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tomperanteau 06-12-2015 12:28 PM

Canning Your Food
 
The wife and I have learned over the past few years, to can our own food. Lately while making our plans, she decided that there were a few things she did not want to be without while sailing out. Butter, bacon, and a few other things.

This video is of how we canned bacon.

Canning - Bacon - Sailing Vessel Footprints

miatapaul 06-12-2015 03:22 PM

Re: Canning Your Food
 
I have read that the canned butter out of New Zealand/Australia is supposed to be really good. I have always wanted to try canning but have never done it.

tomperanteau 06-12-2015 04:48 PM

Re: Canning Your Food
 
Quote:

Originally Posted by miatapaul (Post 2845961)
I have read that the canned butter out of New Zealand/Australia is supposed to be really good. I have always wanted to try canning but have never done it.

We canned butter, too. Need to do a view about that. The butter came out really good, and should last for months to years. Great way to store things. The bacon came out crumbly, but tasted like bacon. Will probably use it in salads and mixing with eggs.

We've done beans, chili, carrots, tomatoes, chicken, pea soup, and probably some other things I've forgotten.

miatapaul 06-12-2015 05:22 PM

Re: Canning Your Food
 
I have friends that can. The New Zealand butter is supposed to be better than fresh US butter. I have not found any locally though.

Sent from my XT1080 using Tapatalk

aloof 06-12-2015 05:35 PM

Re: Canning Your Food
 
There's plenty bacon from San Pedro all the way until just before Indonesia. No need to can it really. But it will be nice to have the canned 'out there '.

Cannot bacon be cured and stored unrefrigerated for months? Maybe some smoked or cured ham cuts could be taken instead...prosciutto?

travlin-easy 06-14-2015 10:00 PM

Re: Canning Your Food
 
Yes, bacon is usually cured, both sugar and salt cured, then smoked and will last for many, many months. Salt pork was a staple of life for the Union and Confederate armies of the United States during the US Civil War. It was usually carried in a pouch and not refrigerated. It did, however, go rancid after a few months of being transported in a canvas pouch, but this was mainly from contamination as the troops waded through swamps and forded rivers, thereby washing off the salt and allowing various forms of bacteria to infiltrate the meat. So, they just cooked it longer to kill the bugs, then soaked their hardtack biscuits in the grease to make them more palatable.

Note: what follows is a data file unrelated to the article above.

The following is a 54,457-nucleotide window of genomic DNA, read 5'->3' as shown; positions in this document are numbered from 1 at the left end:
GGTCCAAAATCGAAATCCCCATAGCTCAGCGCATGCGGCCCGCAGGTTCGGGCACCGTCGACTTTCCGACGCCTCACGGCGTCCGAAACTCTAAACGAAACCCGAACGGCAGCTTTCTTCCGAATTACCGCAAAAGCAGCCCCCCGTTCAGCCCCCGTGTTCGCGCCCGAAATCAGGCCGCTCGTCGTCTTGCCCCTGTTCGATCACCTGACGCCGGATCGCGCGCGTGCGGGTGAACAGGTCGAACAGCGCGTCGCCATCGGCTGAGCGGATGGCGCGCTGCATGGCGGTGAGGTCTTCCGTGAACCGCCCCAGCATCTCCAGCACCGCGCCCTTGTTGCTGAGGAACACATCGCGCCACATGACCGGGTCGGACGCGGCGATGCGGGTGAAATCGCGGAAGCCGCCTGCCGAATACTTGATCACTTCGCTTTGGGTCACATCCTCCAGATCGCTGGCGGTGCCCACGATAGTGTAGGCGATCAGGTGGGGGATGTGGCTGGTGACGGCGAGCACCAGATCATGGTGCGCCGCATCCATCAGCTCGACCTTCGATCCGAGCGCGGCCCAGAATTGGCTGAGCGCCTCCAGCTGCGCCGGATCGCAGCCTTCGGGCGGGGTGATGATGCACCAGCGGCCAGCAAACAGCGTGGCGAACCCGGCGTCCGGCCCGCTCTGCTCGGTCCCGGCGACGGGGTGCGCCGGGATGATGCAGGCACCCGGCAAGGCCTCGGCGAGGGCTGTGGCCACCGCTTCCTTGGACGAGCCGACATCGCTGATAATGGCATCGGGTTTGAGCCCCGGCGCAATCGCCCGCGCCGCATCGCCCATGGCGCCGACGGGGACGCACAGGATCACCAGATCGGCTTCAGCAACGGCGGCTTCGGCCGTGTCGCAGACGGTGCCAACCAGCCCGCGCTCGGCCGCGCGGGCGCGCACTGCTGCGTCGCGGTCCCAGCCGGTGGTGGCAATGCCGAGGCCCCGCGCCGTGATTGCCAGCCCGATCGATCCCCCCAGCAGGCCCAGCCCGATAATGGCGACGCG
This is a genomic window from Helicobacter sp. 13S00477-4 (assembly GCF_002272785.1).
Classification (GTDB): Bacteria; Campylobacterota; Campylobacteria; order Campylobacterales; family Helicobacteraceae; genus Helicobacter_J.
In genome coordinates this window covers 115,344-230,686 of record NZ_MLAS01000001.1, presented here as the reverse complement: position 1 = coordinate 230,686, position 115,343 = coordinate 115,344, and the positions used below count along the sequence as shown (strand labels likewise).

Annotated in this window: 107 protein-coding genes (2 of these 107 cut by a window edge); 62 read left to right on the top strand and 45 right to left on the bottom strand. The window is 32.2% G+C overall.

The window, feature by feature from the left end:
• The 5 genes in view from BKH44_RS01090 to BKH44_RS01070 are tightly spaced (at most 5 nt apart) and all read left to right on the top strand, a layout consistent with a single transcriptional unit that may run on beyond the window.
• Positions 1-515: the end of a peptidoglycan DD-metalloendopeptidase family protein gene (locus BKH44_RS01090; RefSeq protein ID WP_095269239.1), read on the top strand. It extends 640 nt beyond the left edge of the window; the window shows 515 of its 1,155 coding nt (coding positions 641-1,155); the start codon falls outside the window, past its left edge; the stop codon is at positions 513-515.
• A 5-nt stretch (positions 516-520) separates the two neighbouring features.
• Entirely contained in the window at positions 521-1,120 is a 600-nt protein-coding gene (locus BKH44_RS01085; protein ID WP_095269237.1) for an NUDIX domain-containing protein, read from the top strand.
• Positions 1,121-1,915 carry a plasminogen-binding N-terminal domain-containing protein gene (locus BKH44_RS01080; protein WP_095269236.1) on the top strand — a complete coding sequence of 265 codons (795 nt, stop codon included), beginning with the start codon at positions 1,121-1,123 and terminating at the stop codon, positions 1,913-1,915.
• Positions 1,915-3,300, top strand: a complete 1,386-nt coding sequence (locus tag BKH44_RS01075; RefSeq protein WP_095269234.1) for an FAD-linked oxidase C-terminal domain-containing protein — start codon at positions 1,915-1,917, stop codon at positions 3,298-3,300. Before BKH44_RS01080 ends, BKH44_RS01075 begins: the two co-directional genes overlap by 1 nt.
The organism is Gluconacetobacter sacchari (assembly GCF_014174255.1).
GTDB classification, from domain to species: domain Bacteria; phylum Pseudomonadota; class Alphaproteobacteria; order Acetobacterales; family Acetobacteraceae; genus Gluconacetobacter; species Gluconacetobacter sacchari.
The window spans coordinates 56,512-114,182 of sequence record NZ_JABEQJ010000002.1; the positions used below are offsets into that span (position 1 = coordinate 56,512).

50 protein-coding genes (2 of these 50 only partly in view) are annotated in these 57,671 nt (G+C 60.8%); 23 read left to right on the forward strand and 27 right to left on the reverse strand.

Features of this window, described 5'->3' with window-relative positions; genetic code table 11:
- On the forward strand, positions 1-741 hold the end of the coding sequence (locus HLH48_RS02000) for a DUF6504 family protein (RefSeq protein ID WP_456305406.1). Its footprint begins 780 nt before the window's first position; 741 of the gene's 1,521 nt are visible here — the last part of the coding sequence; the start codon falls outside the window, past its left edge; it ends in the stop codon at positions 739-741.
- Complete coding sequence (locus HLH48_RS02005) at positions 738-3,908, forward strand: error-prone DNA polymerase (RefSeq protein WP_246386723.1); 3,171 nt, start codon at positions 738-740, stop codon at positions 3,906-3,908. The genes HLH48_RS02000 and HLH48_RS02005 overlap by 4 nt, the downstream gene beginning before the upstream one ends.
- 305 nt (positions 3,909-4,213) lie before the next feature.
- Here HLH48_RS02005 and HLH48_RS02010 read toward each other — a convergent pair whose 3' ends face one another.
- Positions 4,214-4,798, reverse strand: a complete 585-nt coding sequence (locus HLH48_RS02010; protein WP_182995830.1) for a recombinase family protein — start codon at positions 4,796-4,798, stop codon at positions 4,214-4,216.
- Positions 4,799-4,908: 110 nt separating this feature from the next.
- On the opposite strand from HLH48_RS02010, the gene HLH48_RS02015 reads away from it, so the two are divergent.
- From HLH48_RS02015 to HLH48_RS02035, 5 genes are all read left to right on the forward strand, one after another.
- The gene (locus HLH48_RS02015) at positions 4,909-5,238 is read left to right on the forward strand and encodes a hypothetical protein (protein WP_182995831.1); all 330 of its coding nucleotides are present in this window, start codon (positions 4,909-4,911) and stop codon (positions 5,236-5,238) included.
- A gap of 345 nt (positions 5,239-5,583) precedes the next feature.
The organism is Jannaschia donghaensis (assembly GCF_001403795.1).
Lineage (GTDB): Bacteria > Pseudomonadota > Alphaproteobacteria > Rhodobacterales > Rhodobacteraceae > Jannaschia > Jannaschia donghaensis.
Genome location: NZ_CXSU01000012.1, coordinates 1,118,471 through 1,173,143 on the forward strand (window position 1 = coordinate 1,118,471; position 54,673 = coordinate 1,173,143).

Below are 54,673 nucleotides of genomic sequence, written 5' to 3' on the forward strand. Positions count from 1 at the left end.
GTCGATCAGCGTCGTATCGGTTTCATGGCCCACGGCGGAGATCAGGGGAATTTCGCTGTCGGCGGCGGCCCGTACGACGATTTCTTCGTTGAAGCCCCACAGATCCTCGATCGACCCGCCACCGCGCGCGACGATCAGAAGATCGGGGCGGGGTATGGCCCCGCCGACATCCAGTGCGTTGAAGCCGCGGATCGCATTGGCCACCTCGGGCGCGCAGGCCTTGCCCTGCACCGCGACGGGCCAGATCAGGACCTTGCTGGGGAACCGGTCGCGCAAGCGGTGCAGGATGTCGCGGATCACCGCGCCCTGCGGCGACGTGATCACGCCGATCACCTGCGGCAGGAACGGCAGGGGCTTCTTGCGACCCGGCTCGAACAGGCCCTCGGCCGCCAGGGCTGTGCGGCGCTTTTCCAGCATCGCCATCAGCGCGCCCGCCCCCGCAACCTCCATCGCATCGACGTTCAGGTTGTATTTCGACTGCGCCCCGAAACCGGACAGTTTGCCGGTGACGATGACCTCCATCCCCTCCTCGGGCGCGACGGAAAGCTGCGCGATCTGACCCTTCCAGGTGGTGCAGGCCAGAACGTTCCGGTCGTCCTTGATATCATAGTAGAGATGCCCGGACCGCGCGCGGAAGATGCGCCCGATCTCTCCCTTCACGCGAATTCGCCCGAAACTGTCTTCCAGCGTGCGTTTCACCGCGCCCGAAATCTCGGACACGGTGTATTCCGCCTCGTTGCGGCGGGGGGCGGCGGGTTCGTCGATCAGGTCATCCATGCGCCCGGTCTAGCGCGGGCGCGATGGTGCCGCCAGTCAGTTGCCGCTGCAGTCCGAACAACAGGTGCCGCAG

Many years ago, when I was a young kid in the US Navy, I frequently hitchhiked home along US Route 17 and 301 from Norfolk to Baltimore. Along the way I often saw signs for sugar cured hams and bacon, and those hams and bacon slabs were displayed by hanging them on twine and suspending them from a wooden beam in the stores. One day I decided to buy a slab of bacon and a large ham. The taste was incredible.

All the best,

Gary :cool:

miatapaul 06-14-2015 10:11 PM

Re: Canning Your Food
 
Quote:

Originally Posted by travlineasy (Post 2850138)
Yes, bacon is usually cured, both sugar and salt cured, then smoked and will last for many, many months. Salt pork was a staple of life for the Union and Confederate armies of the United States during the US Civil War. It was usually carried in a pouch and not refrigerated. It did, however, go rancid after a few months of being transported in a canvas pouch, but this was mainly from contamination as the troops waded through swamps and forded rivers, thereby washing off the salt and allowing various forms of bacteria to infiltrate the meat. So, they just cooked it longer to kill the bugs, then soaked their hardtack biscuits in the grease to make them more palatable.